A new study of a nearly 3,000-year-old badly damaged stone tablet called the Mesha Stele, or the Moabite Stone, suggests that the biblical King Balak could have existed.
The Mesha Stele is an inscribed tablet that was created around the year 840 B.C. during the reign of King Mesha in the ancient kingdom of Moab, near modern Jordan. The tablet is famous for describing events from the history of Israel that are also described in the Bible, according to Livius.org
French scholar Charles Clermont-Ganneau had attempted to study the stone tablet in the 1800s through a paper impression called a “squeeze.” However, it was then smashed by a local tribe and carried away in pieces.
The fragments were later discovered and are now on display in the Louvre museum in Paris. The squeeze has proved invaluable for helping interpret the stone.
The recent study was conducted by studying new photographs of the stele and the squeeze, which was prepared before the tablet was broken. The research was published in “Tel Aviv: The Journal of the Institute of Archaeology of Tel Aviv University in Israel.”
“It is now clear that there are three consonants in the name of the monarch mentioned there, and that the first is a beth. We cautiously propose that the name on Line 31 be read as Balak, the king of Moab referred to in the Balaam story in Numbers 22–24,” the researchers wrote in the study’s abstract.
Seven letters are missing from the beginning of line 31 on the stele as the bottom part is broken, and these missing letters are followed by the words sheep/small cattle of the land.
“Next there is a vertical stroke that marks the transition to a new sentence, which opens with the words (‘And Hawronēn dwelt therein’). Evidently, a name is expected to follow. Then there is a legible beth, followed by a partially eroded, partially broken section with space for two letters, followed by a waw and an unclear letter. The rest of the line, with space for three letters, is missing,” stated the abstract.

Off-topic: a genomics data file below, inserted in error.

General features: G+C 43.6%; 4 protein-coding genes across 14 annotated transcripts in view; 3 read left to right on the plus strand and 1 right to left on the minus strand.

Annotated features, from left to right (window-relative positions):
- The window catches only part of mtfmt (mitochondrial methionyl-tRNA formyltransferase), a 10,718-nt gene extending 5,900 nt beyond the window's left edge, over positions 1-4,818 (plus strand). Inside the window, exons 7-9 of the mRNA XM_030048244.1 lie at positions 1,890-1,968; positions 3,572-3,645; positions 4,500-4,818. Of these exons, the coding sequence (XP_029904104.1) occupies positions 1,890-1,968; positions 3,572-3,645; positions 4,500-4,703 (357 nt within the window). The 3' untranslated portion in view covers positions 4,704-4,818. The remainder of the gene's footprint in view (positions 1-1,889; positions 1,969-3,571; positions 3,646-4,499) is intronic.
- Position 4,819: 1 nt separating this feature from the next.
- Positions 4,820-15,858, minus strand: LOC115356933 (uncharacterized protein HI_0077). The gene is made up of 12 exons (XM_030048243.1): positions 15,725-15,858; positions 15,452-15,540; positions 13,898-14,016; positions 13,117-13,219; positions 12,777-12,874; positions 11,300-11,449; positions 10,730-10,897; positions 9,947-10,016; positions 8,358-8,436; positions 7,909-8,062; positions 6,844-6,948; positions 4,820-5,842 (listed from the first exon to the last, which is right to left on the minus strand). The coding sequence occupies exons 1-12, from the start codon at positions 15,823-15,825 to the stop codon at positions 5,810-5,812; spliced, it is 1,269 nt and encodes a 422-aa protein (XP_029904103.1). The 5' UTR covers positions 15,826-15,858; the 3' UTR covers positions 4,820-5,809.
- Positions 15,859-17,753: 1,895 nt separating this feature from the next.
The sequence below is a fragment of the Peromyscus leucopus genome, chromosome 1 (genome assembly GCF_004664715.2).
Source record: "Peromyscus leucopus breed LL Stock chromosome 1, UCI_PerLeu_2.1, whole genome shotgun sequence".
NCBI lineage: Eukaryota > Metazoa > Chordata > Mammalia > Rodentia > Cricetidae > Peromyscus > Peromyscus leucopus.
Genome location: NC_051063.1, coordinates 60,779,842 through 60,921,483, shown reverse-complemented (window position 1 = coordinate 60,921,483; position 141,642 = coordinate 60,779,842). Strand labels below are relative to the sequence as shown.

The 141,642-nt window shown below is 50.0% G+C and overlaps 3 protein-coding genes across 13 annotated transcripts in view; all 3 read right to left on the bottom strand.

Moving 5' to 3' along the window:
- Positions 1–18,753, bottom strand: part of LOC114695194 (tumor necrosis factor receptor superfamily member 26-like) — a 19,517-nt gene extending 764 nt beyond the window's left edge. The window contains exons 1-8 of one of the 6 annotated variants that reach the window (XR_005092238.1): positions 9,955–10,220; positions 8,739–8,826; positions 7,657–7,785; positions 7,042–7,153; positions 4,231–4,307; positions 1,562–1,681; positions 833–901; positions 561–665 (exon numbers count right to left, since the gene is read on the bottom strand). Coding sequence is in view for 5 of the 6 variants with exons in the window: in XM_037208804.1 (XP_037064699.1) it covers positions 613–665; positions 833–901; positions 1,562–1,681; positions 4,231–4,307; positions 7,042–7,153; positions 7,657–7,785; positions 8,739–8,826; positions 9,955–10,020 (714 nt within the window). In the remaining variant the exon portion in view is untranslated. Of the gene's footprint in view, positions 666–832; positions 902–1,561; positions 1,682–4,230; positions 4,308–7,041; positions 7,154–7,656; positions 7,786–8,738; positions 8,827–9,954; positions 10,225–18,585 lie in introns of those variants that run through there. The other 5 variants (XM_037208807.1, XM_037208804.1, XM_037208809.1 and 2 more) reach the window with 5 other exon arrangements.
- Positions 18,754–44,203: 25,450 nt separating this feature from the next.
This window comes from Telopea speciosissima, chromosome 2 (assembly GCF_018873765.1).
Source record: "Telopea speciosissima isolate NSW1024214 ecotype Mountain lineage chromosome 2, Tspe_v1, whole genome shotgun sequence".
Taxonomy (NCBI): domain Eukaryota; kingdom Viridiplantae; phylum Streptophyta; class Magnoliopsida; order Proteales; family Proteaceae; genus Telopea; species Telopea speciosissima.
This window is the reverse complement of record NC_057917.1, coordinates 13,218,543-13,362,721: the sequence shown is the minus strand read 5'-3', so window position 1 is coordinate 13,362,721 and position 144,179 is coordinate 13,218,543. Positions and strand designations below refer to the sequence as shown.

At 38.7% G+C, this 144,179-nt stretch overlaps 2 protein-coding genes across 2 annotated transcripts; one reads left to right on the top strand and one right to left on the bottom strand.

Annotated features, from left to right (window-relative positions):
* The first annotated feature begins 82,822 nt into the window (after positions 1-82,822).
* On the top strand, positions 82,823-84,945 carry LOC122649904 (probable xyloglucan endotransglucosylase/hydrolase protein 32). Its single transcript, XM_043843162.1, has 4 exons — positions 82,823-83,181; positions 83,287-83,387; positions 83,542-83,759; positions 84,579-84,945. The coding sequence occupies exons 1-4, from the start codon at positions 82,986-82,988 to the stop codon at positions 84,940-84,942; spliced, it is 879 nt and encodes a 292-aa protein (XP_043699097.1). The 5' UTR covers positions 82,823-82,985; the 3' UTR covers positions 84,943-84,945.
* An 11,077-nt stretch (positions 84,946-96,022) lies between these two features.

Researchers earlier believed that Line 31 referred to the House of David, however, the researches of the new study, Israel Finkelstein, Nadav Na’aman, and Thomas Römer, believe that the letter beth refers to “Balak.”
“A careful examination of the photograph of the stele and the new images of the squeeze sheds new light on the five letters that follow in Line 31,” the abstract said.
The study began after the stele was displayed at an exhibition titled “Mésha et la Bible” that happened at the Collège de France in collaboration with the Louvre Museum on Sept. 14 to Oct. 14, 2018.
“This was an opportunity to take new, high-resolution photographs of the squeeze and examine it in detail vis-à-vis the stele,” the researchers said in the abstract.
Ronald Hendel, a professor of the Hebrew Bible and Jewish Studies at the University of California, Berkeley, told Live Science that the proposal by the researches at Archaeology of Tel Aviv University is “very tentative.”
He said a reference to King Balak is unlikely because he existed 200 years before the stele’s creation.
Finkelstein, co-researcher of the study, said: “[T]he study shows how a story in the Bible may include layers (memories) from different periods which were woven together by later authors into a story aimed to advance their ideology and theology. It also shows that the question of historicity in the Bible cannot be answered in a simplistic ‘yes’ or ‘no’ answer.”